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Saturday, 28 July 2012

Greek language maintenance in the diaspora - 1

Marking one's cultural identity has always been as an important way to show diversity of mankind, but never more so than in our times, when globalisation is demanding that we all aim to be 'one'. According to last night's Olympics opening ceremony, this is theoretically possible in a multi-cultural world, but it also entails a certain amount of loss - what are we willing to forfeit?

This post (the first in a series) has been written specifically for the Hellenic New Zealand Congress, which will be holding a conference some time next year.

A year before I left New Zealand, I completed my Master's thesis on the subject of Greek language maintenance in the Greek community of Wellington. At the time (1990), it seemed that the community had become stagnant, as Greek emigration had halted by the early 80s, and the community was already into its third generation, which meant that it had become diluted through intermarriage and fewer ties with the home country.

The dilution of a diaspora community in a New World country (ie the United States, Canada, Australia and New Zealand) is a natural outcome of the complete assimilation of a migrant community into another country. It cannot be halted or suppressed; if it were, this would constitute a breach of freedom of expression and a violation of human rights. The generational differences in an immigrant family are often heightened by the language differences between the generations. Grandfather and Grandmother speak English with a strong accent and non-standard grammar; Mum and Dad speak their parents' native language in the same way that their parents speak English; the children speak English fluently, and their grandparents' language hardly at all. The latter may understand a simplified form of the native language, but they rarely use it in communication with family members. The final stage of assimilation/integration comes when the fourth generation exhibits no knowledge of the immigrants' language. This process is accelerated rapidly when intermarriage is involved - the native language often disappears before the appearance of the third generation.

Language is not the only aspect of an immigrant group that is difficult to maintain. On leaving their native homeland, immigrant groups carry a huge amount of cultural baggage with them: exotic food, different clothing styles, another religion, non-global attitudes and perceived values, anatomical differences, entertainment, sports, among others. Some aspects of the Old World (ie their former homelands) are easier to dispense with than others (eg clothing styles), but many aspects of the immigrants' cultural identity stay with them forever, the most significant one (in my opinion) being the image they carry in their minds of their homeland. The country they left behind will continue to change and adapt to more modern times, but the immigrants will remember that country as what it was when they left it, possibly even resisting its inevitable adaptation over time.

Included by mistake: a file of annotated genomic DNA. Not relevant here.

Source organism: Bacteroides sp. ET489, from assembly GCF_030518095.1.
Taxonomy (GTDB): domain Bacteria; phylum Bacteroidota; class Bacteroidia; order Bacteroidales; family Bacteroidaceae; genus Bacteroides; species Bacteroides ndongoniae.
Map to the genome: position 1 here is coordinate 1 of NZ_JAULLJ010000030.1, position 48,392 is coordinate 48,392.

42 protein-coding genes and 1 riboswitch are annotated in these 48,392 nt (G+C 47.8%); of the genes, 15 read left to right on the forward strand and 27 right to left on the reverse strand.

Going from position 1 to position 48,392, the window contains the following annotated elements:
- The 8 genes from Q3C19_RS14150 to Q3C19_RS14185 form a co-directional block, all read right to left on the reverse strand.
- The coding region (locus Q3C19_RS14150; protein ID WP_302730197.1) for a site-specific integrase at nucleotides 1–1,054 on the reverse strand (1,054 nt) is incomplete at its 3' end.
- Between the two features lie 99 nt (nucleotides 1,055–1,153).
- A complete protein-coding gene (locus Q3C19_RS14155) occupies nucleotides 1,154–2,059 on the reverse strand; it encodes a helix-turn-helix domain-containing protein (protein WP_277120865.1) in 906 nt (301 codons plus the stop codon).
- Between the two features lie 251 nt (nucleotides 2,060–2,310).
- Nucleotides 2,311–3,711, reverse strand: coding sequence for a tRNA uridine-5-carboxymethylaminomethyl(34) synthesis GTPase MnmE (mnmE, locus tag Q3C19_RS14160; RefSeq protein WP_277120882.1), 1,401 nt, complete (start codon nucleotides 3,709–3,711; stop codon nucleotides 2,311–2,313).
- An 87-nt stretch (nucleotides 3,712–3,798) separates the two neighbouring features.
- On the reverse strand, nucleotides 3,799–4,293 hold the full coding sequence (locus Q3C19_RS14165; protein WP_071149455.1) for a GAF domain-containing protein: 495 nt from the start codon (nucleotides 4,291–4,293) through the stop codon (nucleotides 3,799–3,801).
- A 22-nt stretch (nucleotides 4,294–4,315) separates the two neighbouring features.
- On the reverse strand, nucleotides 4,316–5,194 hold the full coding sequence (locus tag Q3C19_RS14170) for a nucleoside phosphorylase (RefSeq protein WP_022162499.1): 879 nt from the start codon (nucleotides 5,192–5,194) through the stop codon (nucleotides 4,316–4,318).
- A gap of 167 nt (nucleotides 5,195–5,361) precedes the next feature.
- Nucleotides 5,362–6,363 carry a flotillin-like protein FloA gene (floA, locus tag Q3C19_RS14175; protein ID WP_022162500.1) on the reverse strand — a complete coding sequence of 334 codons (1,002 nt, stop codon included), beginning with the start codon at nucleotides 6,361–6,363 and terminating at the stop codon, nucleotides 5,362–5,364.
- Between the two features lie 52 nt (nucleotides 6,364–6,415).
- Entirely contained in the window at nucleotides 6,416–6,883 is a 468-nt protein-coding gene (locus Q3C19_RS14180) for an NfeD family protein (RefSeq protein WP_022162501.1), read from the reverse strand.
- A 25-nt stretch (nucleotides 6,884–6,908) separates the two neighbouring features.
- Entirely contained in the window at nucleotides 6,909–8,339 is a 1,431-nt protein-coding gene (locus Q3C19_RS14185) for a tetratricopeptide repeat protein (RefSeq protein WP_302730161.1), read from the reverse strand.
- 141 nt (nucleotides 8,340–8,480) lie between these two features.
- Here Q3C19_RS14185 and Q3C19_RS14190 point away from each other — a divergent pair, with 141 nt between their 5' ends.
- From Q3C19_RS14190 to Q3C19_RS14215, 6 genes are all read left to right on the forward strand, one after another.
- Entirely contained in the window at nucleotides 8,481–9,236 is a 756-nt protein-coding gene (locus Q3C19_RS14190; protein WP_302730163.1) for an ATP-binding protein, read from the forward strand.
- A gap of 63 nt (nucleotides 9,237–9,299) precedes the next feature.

The immigrants of the early to mid-20th century left their homeland for political or economic reasons, rarely out of a sense of wanderlust. The countries they left behind were very beautiful ones with a rich culture and very old history stemming back much further than the history of the country they now find themselves living in. As an example, I like to think of my own Cretan roots. The island of Crete is where the first European civilisation was developed 6,000 years ago, in contrast to the first traces of human settlement in New Zealand, which took place about 700 or so years ago.

In many cases in the past, immigrants never returned to their home country, although this is now less often the case, due to the greater connectedness of the global world. Distance was once a dividing factor - some countries were just too far away from the New World for immigrants to return there regularly.  Nor is it the case any longer that immigrants are lowly educated - the Greek immigrants of today, for example, are often university graduates who decide to leave Greece because her economy has been crippled by the global financial crisis and they cannot find work in their own country. These days, emigration of one's own accord, not based on persecution or war, is usually a choice rather than a necessary evil. Chain migration - where the emigrant then helped another family member to emigrate, and so on, like a chain - is less likely these days: educated Greek migrants choose countries that need their skills. In most cases, in fact, it is difficult for Greek migrants to choose the country where they will migrate - they often don't fulfil the pre-requisites for emigration*. Those that end up leaving Greece these days are usually dual-passport holders - in other words, they have citizenship in more than one country, and this facilitates them in being fully accepted into the 'new' country. The reasons people are choosing to migrate these days will have repercussions on the way immigrant communities will develop: they will more likely show a trend towards integration with mainstream society rather than distancing themselves from it.